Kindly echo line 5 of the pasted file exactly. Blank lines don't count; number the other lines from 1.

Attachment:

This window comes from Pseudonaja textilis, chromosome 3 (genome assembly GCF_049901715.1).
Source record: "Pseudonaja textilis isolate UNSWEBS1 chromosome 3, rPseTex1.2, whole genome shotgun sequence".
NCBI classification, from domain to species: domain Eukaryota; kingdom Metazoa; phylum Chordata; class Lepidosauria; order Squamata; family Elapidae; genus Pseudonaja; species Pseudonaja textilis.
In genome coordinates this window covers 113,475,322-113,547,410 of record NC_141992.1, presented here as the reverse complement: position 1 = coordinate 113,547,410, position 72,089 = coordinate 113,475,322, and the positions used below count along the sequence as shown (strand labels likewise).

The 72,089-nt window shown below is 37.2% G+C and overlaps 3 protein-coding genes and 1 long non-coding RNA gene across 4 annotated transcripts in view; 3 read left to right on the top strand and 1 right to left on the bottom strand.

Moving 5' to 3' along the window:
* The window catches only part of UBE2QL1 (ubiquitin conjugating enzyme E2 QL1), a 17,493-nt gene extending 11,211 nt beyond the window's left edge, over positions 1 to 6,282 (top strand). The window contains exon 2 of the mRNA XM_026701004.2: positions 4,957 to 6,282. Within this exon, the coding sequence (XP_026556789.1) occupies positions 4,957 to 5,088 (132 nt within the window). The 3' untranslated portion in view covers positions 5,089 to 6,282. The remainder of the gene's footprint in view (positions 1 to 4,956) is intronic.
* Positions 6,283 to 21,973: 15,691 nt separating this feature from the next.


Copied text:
The 72,089-nt window shown below is 37.2% G+C and overlaps 3 protein-coding genes and 1 long non-coding RNA gene across 4 annotated transcripts in view; 3 read left to right on the top strand and 1 right to left on the bottom strand.